It pains me to type those five words. Beer and the MLB Network are the only winter remedies. And the writings of Roger Angell. That the season will end because my beloved St. Louis Cardinals can’t hit a Little Leaguer’s fastball if it’s thrown by a kid from Beantown only makes it worse. But that’s neither here nor there.
As splendid as October is -- and it is, so don’t argue foolishly -- October also births a winter blackout that baseball lovers barely survive. For all the glorious things about the sport, the inherent difficulty of hitting a 95-mph fastball with a round bat, the religiosity of debate -- NL baseball vs. AL baseball -- the season’s greatest strength, its most appealing feature, is itself.
Baseball is the weather; it happens every day -- pardon the pun -- weather permitting. Baseball fans exist on the ebb and flow the resembles a teenage fling: pleasant last month, disappointing last week, spectacularly awesome the night before. Baseball fans endure a six-month odyssey that’s geeky, emotional and tiresome, all at the same time. In April, you’re giddy. In June, you’re irate. In August, you think about quitting. In September, you can’t.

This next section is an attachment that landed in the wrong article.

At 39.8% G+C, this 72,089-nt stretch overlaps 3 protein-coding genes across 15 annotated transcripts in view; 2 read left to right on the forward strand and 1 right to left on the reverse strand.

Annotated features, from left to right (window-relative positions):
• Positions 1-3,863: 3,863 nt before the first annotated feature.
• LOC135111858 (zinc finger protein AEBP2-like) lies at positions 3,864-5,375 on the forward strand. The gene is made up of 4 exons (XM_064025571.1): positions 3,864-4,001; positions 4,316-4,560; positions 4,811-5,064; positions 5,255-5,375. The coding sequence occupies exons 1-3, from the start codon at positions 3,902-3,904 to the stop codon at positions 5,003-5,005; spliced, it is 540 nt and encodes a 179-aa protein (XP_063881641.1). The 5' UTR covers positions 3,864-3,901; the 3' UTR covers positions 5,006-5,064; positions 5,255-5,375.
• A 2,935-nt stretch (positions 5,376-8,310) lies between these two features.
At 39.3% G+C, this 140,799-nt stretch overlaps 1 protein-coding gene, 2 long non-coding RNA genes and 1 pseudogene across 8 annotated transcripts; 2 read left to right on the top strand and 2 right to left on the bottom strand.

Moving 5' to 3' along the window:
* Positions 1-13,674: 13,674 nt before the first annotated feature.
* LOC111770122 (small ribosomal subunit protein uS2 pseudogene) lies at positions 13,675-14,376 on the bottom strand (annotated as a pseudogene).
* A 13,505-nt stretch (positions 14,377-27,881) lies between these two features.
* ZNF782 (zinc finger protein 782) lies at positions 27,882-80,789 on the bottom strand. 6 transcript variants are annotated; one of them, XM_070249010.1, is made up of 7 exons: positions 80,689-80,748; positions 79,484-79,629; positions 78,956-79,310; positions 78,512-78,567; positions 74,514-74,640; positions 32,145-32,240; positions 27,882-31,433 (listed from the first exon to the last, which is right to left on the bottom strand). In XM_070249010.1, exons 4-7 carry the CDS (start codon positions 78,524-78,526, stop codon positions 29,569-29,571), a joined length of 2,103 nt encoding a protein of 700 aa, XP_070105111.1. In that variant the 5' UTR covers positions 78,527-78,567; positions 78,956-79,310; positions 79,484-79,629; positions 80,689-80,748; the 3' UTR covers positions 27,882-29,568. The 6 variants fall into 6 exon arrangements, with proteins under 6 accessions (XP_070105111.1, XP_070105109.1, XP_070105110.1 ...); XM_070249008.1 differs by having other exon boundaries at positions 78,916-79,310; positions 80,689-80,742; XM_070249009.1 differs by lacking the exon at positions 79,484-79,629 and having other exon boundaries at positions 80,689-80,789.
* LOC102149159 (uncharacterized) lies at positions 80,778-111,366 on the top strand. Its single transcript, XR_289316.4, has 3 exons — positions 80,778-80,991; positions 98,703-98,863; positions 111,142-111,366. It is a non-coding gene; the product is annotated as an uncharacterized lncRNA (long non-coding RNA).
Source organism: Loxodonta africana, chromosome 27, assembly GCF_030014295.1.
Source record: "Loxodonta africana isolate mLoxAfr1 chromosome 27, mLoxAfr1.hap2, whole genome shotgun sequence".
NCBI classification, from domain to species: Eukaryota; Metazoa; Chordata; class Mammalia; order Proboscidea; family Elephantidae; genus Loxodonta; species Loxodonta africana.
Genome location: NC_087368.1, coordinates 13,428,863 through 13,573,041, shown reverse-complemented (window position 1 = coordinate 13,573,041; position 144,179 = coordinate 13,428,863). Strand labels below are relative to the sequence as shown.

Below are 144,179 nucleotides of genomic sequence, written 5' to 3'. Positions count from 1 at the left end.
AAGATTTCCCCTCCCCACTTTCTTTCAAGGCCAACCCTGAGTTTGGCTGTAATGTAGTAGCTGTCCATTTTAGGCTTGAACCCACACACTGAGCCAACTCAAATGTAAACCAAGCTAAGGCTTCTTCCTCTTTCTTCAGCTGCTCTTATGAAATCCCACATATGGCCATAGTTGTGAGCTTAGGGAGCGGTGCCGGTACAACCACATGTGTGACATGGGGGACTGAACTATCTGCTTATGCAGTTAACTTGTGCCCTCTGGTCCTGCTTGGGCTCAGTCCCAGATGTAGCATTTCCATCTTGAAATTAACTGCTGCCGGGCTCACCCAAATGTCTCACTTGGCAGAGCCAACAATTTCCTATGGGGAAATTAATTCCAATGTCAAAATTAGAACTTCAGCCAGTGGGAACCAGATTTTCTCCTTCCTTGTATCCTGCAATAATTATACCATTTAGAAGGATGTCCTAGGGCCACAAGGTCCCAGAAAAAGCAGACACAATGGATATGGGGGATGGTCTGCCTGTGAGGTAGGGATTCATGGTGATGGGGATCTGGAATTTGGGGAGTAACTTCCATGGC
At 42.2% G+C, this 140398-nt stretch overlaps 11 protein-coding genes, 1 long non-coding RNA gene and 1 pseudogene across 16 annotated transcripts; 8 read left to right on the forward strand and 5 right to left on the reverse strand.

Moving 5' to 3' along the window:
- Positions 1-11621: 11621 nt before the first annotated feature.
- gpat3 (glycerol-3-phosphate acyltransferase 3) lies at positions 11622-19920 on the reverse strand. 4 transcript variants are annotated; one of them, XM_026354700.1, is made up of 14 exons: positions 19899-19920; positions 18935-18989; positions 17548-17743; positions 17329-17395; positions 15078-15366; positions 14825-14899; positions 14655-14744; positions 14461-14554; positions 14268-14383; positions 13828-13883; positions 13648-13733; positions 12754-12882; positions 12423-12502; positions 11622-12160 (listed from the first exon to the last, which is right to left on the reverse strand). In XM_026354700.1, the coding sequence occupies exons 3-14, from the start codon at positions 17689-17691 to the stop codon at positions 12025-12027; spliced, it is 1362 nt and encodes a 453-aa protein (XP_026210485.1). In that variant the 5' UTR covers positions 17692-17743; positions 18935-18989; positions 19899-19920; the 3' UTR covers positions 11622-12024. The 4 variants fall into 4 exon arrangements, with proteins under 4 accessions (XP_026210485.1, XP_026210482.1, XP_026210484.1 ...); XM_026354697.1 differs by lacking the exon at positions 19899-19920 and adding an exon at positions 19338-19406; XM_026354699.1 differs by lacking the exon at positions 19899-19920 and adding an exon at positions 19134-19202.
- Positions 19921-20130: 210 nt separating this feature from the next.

There’s always another game, another chance.
No other sport, not even hoops and hockey with their interminably long seasons, offers that everyday drama.
I have eternal hope, but little confidence, that the Cardinals will fare better in Boston tonight than did the British. But my real sadness can only be soothed by an enduring question:
When does spring training begin?
Contact Anniston Star Commentary Editor Phillip Tutor at firstname.lastname@example.org. Twitter: @Ptutor_star.